Revealing Voices: Céline Leboeuf

Posted Posted in Revealing Voices

Céline Leboeuf’s post is part of our Revealing Voices blog series. In addition to this Revealing Voices post, Professor Céline Leboeuf has generously shared a syllabus for her Philosophy of Gender and Race course: Céline Leboeuf Gender and Race Fall 2020 My introduction to Simone de Beauvoir was Memoirs of a Dutiful Daughter, the first volume […]

Announcement: Our Outreach & Assessment Manual

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Since 2016 Project Vox has worked to build and connect a broad community centered around reforming philosophy instruction, and has seen both clear engagement from that audience as well as positive responses from scholars, students, and the general public. In our view, we would not have been so successful, had we not had an individual […]

Revealing Voices: Meredith Graham

Revealing Voices: Meredith Graham

Posted Posted in Revealing Voices

This post serves an introduction to the future publication of Project Vox’s Outreach & Assessment Manual. An earlier version of this post was originally presented at the Association for Computers and the Humanities meeting in Pittsburgh, Pennsylvania in July 2019 and was adapted to reflect the current state of the project. Meredith’s post is part […]

Behind the Scenes: Damla Ozdemir

Posted Posted in Behind the Scenes

Damla Ozdemir’s post is part of our Behind the Scenes blog series. Roy Auh: How and when did you learn about Project Vox? Damla Ozdemir: Around my junior year of high school, I was reading a book about Voltaire because I was interested in physics, philosophy, and history, and found information about Émilie Du Châtelet. I became […]

Special: Online Resources for Remote Education

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The Project Vox team hopes everyone is remaining safe amid the coronavirus outbreak and its consequences in our daily life. As educators move their instruction online in response to efforts to contain the outbreak, many vendors have responded by making their previously restricted materials freely available to the public for a limited time. Project Vox, […]

Announcement: Du Châtelet Bibliography UPDATED

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We are excited to announce an UPDATED bibliography of Émilie Du Châtelet! Onto the Bibliography section of Émilie Du Châtelet, we have included dozens of new sources that have been published since our entry was originally launched on 2015. Check them out now! We hope to continue keeping our philosopher entries as up-to-date with relevant […]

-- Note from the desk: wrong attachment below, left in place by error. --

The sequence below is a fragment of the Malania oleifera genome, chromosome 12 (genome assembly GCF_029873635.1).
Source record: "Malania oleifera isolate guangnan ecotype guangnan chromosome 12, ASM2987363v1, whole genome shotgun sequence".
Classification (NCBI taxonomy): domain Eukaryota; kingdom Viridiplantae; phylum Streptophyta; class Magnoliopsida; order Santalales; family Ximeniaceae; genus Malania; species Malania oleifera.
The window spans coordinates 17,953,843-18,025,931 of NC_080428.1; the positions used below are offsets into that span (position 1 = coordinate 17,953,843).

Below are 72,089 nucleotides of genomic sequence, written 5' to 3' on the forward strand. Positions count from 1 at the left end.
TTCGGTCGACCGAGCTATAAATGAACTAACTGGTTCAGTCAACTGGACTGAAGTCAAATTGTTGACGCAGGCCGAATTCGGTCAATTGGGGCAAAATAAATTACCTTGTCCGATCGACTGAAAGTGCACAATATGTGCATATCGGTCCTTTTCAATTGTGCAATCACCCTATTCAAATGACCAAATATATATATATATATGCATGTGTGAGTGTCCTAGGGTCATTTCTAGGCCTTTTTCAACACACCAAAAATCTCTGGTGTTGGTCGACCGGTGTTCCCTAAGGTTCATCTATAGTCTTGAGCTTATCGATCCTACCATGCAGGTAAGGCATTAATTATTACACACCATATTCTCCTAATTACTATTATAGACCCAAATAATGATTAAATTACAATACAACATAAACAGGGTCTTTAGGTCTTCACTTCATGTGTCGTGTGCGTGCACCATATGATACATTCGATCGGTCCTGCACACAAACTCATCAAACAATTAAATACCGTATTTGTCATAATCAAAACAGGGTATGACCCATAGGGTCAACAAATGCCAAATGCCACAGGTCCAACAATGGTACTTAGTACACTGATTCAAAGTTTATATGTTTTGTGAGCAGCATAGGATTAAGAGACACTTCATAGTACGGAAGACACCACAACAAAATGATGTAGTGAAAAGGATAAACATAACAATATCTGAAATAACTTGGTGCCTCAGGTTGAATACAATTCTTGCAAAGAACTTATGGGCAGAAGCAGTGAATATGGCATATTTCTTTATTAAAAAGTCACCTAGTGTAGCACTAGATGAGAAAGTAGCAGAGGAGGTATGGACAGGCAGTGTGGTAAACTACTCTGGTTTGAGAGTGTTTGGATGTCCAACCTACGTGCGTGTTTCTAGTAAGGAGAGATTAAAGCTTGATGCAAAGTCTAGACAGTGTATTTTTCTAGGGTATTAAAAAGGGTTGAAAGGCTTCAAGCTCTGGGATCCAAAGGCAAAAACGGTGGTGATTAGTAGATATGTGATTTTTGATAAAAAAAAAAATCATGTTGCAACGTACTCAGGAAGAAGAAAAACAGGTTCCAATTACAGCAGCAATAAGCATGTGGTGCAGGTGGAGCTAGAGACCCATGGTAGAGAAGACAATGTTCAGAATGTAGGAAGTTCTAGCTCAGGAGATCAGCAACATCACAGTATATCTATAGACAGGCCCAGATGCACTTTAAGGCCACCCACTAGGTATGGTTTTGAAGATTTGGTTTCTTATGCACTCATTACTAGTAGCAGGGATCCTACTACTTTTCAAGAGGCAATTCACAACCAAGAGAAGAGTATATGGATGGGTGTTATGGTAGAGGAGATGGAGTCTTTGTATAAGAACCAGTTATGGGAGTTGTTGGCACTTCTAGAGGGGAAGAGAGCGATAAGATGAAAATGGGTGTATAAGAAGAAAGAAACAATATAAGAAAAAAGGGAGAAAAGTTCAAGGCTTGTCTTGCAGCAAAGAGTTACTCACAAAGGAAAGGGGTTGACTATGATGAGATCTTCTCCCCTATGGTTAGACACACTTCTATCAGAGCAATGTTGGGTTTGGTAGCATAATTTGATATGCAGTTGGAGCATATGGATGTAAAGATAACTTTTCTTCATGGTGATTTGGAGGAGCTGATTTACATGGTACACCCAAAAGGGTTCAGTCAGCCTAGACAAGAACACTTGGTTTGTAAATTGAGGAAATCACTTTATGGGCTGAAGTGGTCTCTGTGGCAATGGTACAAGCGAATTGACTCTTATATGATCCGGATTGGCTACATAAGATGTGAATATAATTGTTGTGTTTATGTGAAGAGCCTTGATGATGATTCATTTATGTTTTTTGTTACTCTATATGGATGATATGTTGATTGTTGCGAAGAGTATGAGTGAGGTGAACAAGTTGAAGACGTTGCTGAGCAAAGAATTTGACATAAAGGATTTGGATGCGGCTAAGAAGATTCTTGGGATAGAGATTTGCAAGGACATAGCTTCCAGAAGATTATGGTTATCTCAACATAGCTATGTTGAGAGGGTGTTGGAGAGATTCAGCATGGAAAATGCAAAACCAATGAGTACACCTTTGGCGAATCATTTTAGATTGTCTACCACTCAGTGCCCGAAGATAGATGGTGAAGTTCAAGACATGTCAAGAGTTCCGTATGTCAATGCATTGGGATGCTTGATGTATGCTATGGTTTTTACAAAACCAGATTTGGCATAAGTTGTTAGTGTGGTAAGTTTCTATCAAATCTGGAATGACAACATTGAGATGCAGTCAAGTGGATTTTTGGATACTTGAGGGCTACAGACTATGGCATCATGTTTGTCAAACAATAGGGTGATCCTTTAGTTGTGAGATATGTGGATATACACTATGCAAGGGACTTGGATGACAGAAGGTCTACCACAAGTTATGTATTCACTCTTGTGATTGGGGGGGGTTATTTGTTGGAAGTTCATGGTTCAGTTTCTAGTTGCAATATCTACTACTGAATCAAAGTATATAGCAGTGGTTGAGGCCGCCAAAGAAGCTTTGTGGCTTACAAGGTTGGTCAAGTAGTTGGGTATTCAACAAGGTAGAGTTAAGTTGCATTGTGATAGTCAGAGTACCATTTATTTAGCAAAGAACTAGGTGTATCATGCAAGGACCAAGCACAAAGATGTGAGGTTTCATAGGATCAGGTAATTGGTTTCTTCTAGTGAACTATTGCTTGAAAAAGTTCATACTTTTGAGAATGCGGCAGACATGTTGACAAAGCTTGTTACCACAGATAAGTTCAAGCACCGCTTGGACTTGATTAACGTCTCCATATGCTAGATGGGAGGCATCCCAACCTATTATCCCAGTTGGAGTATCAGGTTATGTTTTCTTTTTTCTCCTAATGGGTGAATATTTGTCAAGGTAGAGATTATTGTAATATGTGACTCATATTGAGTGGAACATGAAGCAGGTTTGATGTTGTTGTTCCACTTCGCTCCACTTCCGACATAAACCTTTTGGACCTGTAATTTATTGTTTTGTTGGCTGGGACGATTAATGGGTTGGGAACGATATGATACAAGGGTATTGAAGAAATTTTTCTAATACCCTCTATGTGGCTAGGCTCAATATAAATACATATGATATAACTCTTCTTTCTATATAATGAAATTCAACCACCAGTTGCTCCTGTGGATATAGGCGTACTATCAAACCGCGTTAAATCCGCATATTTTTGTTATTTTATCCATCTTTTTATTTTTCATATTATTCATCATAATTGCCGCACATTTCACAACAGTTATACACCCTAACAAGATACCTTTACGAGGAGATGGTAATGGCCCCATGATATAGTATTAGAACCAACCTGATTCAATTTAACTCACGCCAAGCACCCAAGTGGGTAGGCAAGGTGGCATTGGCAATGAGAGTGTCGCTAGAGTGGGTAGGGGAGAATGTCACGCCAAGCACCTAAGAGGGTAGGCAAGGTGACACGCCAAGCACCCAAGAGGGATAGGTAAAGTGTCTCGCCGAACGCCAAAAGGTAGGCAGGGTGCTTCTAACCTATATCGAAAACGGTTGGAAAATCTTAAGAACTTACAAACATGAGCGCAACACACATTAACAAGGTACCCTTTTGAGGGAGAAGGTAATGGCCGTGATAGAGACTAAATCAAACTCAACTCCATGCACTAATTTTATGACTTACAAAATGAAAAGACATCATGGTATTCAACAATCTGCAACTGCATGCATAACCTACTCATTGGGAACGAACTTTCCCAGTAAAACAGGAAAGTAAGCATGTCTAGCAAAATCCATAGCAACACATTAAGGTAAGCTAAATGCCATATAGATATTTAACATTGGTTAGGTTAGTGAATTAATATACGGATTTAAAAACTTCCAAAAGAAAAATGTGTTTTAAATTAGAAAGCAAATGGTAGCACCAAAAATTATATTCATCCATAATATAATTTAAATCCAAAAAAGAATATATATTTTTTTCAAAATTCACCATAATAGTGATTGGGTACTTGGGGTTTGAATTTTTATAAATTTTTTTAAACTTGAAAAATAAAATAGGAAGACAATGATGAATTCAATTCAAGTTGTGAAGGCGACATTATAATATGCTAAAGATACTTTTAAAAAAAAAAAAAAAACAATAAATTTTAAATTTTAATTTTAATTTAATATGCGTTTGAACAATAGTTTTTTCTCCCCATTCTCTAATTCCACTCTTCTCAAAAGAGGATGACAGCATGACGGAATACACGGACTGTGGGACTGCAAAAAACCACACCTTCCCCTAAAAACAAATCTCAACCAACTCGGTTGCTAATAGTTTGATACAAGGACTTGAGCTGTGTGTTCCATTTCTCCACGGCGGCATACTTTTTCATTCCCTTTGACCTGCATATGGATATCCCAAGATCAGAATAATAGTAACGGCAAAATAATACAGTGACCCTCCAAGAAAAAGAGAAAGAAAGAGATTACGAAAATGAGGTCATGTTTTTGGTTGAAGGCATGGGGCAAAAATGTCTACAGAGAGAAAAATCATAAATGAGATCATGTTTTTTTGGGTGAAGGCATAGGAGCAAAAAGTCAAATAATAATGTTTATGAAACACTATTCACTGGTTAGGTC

Revealing Voices: Bo Karen Lee

Posted Posted in Revealing Voices

Bo Karen Lee’s post is part of our Revealing Voices blog series. Roy Auh: How did you first come across not just one but two early modern scholarly women, Jeanne Guyon and Anna Maria van Schurman? Bo Karen Lee: When I was in seminary, someone in my church was reading Jeanne Guyon’s Experiencing the Depths of […]

Revealing Voices: Martine van Elk

Posted Posted in Revealing Voices

Martine van Elk’s post is part of our Revealing Voices blog series. For much of my academic career, my research and teaching concentrated on early modern English literature, but about ten years ago, I came across a large anthology of writing by Dutch women, now also available in English translation, which changed my research radically. On seeing […]

Revealing Voices: Anne Larsen

Posted Posted in Revealing Voices

Anne Larsen’s post is part of our Revealing Voices blog series. It has been stated that Anna Maria van Schurman’s defence of women’s higher education was timid and conservative because she did not oppose the sexual division of roles, unlike Marie de Gournay, her radical revisionary peer, who contended that women should take on the […]

Where are they now?: Jen Semler

Posted Posted in Where are they now?

Jen Semler is currently completing her master’s degree in Medieval Icelandic Studies at the University of Iceland. She graduated from Duke University with a bachelor’s degree in philosophy and public policy. For Project Vox, she was part of the research team for the Princess Elisabeth and Anna Maria van Schurman cycles. This interview is part […]

Revealing Voices: Jackie Keshner

Posted Posted in Revealing Voices

Jackie Keshner’s post is part of our Revealing Voices blog series.  Early modern women writers…and economics. Those were the two topics I sought to connect in my undergraduate English honors thesis. It was an improbable connection, perhaps impossible. Yet, thanks to Margaret Cavendish, I found an in-road.   I chose to study Cavendish’s 1666 science fiction work, The Blazing World, in my thesis, along with […]

Revealing Voices: Michaela Manson

Posted Posted in Revealing Voices

Michaela Manson’s post is part of our Revealing Voices blog series.  In a 2013 letter, philosophers Rae Langton and John Dupre criticize a type of popular reasoning. Their target is the position that physical differences, including brain differences, that correlate with sex categories are both naturally necessary, and normative in the sense that exhibiting these differences […]

Revealing Voices: Chris Meyns

Posted Posted in Revealing Voices

Chris Meyns’s post is part of our Revealing Voices blog series.  In 1758, a revolutionary text left London-based printer S. Richardson, swiftly finding its way from booksellers in The Strand and Pall Mall to the shelves of hundreds of philosophically inclined households. Supported by over 100 subscribers in an early form of crowdfunding, here was the […]